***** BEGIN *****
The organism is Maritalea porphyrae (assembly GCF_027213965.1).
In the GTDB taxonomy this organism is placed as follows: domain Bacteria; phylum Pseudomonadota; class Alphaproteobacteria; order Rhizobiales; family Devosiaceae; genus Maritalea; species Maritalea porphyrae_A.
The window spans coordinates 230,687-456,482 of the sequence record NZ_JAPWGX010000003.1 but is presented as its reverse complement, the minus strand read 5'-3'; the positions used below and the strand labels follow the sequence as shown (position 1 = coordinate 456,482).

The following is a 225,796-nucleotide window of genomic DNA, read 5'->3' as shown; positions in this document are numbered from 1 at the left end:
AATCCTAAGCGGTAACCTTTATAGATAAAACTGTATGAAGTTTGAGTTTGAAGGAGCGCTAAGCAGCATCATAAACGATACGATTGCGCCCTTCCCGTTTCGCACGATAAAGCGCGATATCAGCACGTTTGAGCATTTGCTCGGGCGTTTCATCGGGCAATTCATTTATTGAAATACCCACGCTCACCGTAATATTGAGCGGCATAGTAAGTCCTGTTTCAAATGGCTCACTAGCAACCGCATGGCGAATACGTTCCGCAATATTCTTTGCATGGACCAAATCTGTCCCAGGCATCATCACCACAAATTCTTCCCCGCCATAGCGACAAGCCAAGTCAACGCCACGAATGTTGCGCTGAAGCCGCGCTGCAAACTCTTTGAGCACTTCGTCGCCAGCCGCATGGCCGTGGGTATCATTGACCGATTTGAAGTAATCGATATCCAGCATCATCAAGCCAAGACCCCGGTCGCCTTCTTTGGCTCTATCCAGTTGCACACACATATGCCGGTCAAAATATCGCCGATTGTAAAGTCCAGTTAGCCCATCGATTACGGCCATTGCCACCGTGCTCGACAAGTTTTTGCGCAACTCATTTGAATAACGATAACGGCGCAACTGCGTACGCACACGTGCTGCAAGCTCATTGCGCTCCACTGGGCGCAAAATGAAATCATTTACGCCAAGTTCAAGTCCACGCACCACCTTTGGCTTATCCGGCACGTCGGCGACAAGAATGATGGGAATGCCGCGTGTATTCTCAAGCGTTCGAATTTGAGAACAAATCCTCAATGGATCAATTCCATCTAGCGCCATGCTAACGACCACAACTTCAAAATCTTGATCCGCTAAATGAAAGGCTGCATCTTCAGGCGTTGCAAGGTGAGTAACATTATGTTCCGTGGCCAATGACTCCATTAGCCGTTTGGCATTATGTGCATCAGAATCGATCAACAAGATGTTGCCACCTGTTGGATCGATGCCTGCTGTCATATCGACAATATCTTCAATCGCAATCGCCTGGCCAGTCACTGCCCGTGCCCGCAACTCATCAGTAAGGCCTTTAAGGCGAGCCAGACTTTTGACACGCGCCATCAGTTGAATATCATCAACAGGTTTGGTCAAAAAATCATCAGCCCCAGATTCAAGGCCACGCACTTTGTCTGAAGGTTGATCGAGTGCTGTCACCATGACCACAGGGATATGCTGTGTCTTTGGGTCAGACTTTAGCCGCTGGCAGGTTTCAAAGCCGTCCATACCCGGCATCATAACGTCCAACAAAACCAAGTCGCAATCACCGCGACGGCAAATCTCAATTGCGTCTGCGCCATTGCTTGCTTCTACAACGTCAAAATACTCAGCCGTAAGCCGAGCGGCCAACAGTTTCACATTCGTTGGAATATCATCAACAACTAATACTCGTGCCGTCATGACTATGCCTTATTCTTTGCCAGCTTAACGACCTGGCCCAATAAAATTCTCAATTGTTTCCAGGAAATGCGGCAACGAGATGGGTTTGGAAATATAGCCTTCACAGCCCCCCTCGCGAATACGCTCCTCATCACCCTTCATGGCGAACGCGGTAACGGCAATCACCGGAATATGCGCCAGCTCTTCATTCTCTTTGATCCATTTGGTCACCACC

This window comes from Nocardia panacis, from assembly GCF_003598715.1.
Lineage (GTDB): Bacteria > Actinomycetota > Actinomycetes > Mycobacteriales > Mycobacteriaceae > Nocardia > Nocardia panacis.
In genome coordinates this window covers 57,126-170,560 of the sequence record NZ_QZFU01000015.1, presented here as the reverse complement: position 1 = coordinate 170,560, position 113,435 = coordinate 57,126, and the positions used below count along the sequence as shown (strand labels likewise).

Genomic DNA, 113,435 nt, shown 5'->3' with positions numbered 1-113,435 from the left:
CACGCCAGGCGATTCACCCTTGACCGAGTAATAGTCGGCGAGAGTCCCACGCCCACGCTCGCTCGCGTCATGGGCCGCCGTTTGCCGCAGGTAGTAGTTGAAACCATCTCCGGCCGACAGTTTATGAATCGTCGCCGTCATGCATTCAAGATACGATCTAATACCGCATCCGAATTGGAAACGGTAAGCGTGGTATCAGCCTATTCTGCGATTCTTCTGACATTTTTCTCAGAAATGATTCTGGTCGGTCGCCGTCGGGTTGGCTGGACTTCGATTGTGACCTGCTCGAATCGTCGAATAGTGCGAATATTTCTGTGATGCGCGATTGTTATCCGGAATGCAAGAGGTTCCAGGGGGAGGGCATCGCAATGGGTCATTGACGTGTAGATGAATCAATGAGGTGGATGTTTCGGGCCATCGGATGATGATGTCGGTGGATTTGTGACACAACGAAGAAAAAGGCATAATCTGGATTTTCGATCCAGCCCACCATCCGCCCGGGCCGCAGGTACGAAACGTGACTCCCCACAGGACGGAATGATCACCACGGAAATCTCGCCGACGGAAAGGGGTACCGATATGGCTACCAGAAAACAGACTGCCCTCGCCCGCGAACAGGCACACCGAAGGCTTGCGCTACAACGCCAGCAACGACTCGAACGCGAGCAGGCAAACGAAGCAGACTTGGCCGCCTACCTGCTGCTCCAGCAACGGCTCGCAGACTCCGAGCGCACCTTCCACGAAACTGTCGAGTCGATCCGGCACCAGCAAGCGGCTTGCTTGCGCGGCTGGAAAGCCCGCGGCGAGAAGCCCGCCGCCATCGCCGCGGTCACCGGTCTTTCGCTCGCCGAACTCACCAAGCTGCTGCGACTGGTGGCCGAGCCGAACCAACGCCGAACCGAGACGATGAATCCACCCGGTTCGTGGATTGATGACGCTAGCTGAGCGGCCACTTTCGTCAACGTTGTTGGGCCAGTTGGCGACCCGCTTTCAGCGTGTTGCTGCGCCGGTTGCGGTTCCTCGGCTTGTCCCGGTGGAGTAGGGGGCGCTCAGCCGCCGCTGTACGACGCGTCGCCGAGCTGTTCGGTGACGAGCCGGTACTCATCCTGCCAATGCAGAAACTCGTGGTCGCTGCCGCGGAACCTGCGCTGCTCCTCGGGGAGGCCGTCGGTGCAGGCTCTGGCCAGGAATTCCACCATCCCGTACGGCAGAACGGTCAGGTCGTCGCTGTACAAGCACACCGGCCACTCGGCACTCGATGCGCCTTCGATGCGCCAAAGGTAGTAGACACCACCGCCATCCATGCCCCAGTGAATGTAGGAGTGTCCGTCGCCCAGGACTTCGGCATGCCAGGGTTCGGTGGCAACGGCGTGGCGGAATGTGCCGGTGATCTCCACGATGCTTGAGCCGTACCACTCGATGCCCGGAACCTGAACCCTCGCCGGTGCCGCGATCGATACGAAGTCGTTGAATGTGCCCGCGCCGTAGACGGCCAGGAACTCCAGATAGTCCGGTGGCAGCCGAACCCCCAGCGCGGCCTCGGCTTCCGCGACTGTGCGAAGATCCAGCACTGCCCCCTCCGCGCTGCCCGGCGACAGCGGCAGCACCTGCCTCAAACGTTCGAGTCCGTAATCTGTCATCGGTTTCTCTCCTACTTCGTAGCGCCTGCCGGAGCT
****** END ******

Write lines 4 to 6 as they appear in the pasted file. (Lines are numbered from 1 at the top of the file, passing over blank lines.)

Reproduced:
The following is a 225,796-nucleotide window of genomic DNA, read 5'->3' as shown; positions in this document are numbered from 1 at the left end:
AATCCTAAGCGGTAACCTTTATAGATAAAACTGTATGAAGTTTGAGTTTGAAGGAGCGCTAAGCAGCATCATAAACGATACGATTGCGCCCTTCCCGTTTCGCACGATAAAGCGCGATATCAGCACGTTTGAGCATTTGCTCGGGCGTTTCATCGGGCAATTCATTTATTGAAATACCCACGCTCACCGTAATATTGAGCGGCATAGTAAGTCCTGTTTCAAATGGCTCACTAGCAACCGCATGGCGAATACGTTCCGCAATATTCTTTGCATGGACCAAATCTGTCCCAGGCATCATCACCACAAATTCTTCCCCGCCATAGCGACAAGCCAAGTCAACGCCACGAATGTTGCGCTGAAGCCGCGCTGCAAACTCTTTGAGCACTTCGTCGCCAGCCGCATGGCCGTGGGTATCATTGACCGATTTGAAGTAATCGATATCCAGCATCATCAAGCCAAGACCCCGGTCGCCTTCTTTGGCTCTATCCAGTTGCACACACATATGCCGGTCAAAATATCGCCGATTGTAAAGTCCAGTTAGCCCATCGATTACGGCCATTGCCACCGTGCTCGACAAGTTTTTGCGCAACTCATTTGAATAACGATAACGGCGCAACTGCGTACGCACACGTGCTGCAAGCTCATTGCGCTCCACTGGGCGCAAAATGAAATCATTTACGCCAAGTTCAAGTCCACGCACCACCTTTGGCTTATCCGGCACGTCGGCGACAAGAATGATGGGAATGCCGCGTGTATTCTCAAGCGTTCGAATTTGAGAACAAATCCTCAATGGATCAATTCCATCTAGCGCCATGCTAACGACCACAACTTCAAAATCTTGATCCGCTAAATGAAAGGCTGCATCTTCAGGCGTTGCAAGGTGAGTAACATTATGTTCCGTGGCCAATGACTCCATTAGCCGTTTGGCATTATGTGCATCAGAATCGATCAACAAGATGTTGCCACCTGTTGGATCGATGCCTGCTGTCATATCGACAATATCTTCAATCGCAATCGCCTGGCCAGTCACTGCCCGTGCCCGCAACTCATCAGTAAGGCCTTTAAGGCGAGCCAGACTTTTGACACGCGCCATCAGTTGAATATCATCAACAGGTTTGGTCAAAAAATCATCAGCCCCAGATTCAAGGCCACGCACTTTGTCTGAAGGTTGATCGAGTGCTGTCACCATGACCACAGGGATATGCTGTGTCTTTGGGTCAGACTTTAGCCGCTGGCAGGTTTCAAAGCCGTCCATACCCGGCATCATAACGTCCAACAAAACCAAGTCGCAATCACCGCGACGGCAAATCTCAATTGCGTCTGCGCCATTGCTTGCTTCTACAACGTCAAAATACTCAGCCGTAAGCCGAGCGGCCAACAGTTTCACATTCGTTGGAATATCATCAACAACTAATACTCGTGCCGTCATGACTATGCCTTATTCTTTGCCAGCTTAACGACCTGGCCCAATAAAATTCTCAATTGTTTCCAGGAAATGCGGCAACGAGATGGGTTTGGAAATATAGCCTTCACAGCCCCCCTCGCGAATACGCTCCTCATCACCCTTCATGGCGAACGCGGTAACGGCAATCACCGGAATATGCGCCAGCTCTTCATTCTCTTTGATCCATTTGGTCACCACC

This window comes from Nocardia panacis, from assembly GCF_003598715.1.